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From the Desk of the President

Tips to Prepare for Reentry

By Neal Goodman, Ph.D.


Many expats have reported that reentry is more difficult a transition than moving abroad.  As paradoxical as it may seem, the better able you were to adjust life in the host country, the more difficult the adjustment to your home country may be.

I sat down with a returning expatriate family and one of our repatriation specialists, Paula Kugelman. The following are several tips that she shared to ease the family's transition home.

SEVERAL MONTHS BEFORE RETURNING HOME: 

  • Think about your home country budget before you return. Consider your financial situation. You'll be on a local employee salary. 
  • Don't assume that you will automatically find a promotion and a raise, greeting you upon return.
  • Buy those items you've put off purchasing but will regret not buying.   But don't go crazy. And forget about hurting your mother's feelings if you don't get all the things she asked you to get for her.
  • Make a list of those places you wanted to visit, things you wanted to do, prioritize, and do the things at the top of the list.  Include children in this process, if age appropriate.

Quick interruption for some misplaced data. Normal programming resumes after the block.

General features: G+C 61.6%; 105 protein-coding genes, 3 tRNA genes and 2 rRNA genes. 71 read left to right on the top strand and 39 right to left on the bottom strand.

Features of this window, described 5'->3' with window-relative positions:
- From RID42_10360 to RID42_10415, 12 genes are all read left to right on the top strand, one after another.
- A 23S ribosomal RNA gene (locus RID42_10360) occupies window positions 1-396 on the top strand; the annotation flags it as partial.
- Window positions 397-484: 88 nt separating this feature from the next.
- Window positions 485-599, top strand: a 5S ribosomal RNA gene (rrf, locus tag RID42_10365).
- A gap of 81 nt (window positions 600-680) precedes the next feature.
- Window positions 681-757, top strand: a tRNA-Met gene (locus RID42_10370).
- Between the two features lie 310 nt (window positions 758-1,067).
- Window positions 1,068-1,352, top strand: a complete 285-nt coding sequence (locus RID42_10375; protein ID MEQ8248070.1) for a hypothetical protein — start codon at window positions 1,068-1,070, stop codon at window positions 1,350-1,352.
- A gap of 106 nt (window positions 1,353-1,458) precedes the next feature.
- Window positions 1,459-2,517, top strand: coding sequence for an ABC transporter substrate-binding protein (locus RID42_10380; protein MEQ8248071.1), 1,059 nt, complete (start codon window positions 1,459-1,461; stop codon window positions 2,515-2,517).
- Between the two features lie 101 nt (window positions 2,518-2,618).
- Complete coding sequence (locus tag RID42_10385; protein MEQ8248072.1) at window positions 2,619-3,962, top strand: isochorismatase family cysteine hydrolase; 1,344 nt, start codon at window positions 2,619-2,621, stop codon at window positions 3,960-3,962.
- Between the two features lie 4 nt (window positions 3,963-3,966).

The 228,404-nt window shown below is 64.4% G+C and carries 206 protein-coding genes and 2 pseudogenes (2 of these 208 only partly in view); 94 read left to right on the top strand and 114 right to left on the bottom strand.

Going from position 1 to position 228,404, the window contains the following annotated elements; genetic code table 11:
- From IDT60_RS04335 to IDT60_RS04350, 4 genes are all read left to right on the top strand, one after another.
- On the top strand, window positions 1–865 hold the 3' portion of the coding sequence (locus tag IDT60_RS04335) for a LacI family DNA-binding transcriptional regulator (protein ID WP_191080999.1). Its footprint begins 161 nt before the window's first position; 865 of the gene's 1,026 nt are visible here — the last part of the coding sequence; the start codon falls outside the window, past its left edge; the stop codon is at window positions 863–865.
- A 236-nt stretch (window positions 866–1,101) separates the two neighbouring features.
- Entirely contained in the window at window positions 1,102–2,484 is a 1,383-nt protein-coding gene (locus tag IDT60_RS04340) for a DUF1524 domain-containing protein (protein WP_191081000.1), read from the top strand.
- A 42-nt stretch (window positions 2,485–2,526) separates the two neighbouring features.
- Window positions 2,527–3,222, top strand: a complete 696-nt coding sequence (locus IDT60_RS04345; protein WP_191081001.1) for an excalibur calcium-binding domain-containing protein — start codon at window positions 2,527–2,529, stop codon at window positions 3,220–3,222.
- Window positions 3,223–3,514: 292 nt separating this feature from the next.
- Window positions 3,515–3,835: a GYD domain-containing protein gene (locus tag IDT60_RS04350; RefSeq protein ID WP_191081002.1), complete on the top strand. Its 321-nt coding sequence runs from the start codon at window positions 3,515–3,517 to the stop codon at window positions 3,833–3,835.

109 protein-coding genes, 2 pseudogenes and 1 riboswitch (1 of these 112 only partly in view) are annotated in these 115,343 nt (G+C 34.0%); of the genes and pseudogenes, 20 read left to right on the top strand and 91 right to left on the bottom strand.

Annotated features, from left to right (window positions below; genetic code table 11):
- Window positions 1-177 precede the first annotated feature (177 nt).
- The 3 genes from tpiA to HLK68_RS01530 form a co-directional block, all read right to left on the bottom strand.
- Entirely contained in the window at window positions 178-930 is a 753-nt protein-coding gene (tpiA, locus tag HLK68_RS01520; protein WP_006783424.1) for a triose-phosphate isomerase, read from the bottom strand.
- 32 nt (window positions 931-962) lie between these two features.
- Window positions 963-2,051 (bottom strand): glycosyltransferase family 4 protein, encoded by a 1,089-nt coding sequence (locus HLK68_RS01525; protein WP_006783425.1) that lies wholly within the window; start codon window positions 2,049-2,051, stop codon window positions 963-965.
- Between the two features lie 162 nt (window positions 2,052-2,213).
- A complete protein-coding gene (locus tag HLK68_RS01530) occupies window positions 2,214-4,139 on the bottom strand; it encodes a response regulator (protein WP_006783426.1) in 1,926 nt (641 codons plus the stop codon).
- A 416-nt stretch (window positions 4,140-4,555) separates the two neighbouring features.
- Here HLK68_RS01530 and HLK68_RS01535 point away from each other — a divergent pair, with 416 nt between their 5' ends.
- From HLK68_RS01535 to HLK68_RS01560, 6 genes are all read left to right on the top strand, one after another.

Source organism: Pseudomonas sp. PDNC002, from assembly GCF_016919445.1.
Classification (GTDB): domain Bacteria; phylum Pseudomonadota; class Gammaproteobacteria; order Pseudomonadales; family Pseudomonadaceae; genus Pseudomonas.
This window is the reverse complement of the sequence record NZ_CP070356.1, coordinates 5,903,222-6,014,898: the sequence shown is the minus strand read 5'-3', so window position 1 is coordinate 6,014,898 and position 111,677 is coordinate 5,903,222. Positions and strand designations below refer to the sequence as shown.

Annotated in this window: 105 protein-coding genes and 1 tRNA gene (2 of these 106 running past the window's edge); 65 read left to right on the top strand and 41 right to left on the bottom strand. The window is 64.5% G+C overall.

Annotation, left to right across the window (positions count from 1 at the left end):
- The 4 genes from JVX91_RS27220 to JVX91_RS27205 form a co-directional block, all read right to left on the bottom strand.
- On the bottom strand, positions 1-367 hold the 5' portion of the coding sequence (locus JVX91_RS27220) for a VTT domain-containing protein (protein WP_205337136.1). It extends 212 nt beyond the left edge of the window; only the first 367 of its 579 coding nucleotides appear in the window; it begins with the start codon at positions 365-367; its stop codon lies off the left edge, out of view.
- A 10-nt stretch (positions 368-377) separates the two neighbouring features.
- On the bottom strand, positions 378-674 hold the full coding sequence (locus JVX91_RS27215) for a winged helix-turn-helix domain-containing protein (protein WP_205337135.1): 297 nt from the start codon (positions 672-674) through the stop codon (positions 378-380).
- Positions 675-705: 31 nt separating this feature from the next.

• Begin to position yourself for your next work assignment.  Remind those back home of you new skills, insights, global view perceptions.
  • Consider how you to use company support for the next stage of your career development and what you see yourself doing upon return.  Have at least a tentative plan before you return.

RIGHT BEFORE DEPATING:

  • Arrange a way of staying in touch with your new colleagues and friends
  • Take the time to attend any farewell parties.
  • Tie up loose ends at work and with relationships

BETWEEN THE U.S AND HOME COUNTRY:

  • If possible, it's helpful to have a time for decompression, a neutral zone.  A short break, either here or in home country is recommended.

UPON RETURN:

  • Try not to compare and try not to be critical.
  • Remember what helped you to adjust to living in a foreign country and draw upon that experience to help you adjust to your home country.
  • Be aware that the average person who has never lived abroad (holidays don't count) has a very short attention span for your exciting stories, not to mention your slides and videos.
  • Restrain yourself, and before telling your stories, ask others how they have been and what they've been doing in your absence.  They may think that they also have some interesting tales to tell.
  • Limit yourself to sharing one or two really special experiences you'd had.
    Try to contact former expats with whom you can connect with and will appreciate hearing all of your stories.

Remember that just as when you moved abroad, you will go through stages of adjustment, and as with developmental stages in general, everyone goes at their own pace.  It is not a race. You will experience an emotional roller coaster, but the ride will end and you will climb out of the car and walk back into life at home, as changed as it and you, may be.

Enjoy the ride!

Neal Goodman is the president of Global Dynamics Inc.